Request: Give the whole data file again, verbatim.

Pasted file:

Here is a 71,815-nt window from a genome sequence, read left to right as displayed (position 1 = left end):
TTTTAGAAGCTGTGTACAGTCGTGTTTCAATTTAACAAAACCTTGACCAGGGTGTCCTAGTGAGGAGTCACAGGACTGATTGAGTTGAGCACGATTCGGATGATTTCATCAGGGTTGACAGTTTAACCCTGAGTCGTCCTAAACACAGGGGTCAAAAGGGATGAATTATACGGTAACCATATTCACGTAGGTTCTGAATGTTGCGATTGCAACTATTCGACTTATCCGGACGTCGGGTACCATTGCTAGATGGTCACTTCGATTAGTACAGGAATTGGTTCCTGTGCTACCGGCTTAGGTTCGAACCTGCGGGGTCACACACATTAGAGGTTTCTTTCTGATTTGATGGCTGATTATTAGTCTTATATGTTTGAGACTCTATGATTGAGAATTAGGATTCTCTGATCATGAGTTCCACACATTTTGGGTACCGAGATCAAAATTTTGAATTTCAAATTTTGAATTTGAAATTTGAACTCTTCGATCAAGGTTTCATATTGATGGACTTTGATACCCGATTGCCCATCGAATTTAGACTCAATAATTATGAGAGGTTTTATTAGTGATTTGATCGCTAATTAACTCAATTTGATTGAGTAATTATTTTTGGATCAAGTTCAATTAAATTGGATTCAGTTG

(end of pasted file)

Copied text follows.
Here is a 71,815-nt window from a genome sequence, read left to right as displayed (position 1 = left end):
TTTTAGAAGCTGTGTACAGTCGTGTTTCAATTTAACAAAACCTTGACCAGGGTGTCCTAGTGAGGAGTCACAGGACTGATTGAGTTGAGCACGATTCGGATGATTTCATCAGGGTTGACAGTTTAACCCTGAGTCGTCCTAAACACAGGGGTCAAAAGGGATGAATTATACGGTAACCATATTCACGTAGGTTCTGAATGTTGCGATTGCAACTATTCGACTTATCCGGACGTCGGGTACCATTGCTAGATGGTCACTTCGATTAGTACAGGAATTGGTTCCTGTGCTACCGGCTTAGGTTCGAACCTGCGGGGTCACACACATTAGAGGTTTCTTTCTGATTTGATGGCTGATTATTAGTCTTATATGTTTGAGACTCTATGATTGAGAATTAGGATTCTCTGATCATGAGTTCCACACATTTTGGGTACCGAGATCAAAATTTTGAATTTCAAATTTTGAATTTGAAATTTGAACTCTTCGATCAAGGTTTCATATTGATGGACTTTGATACCCGATTGCCCATCGAATTTAGACTCAATAATTATGAGAGGTTTTATTAGTGATTTGATCGCTAATTAACTCAATTTGATTGAGTAATTATTTTTGGATCAAGTTCAATTAAATTGGATTCAGTTG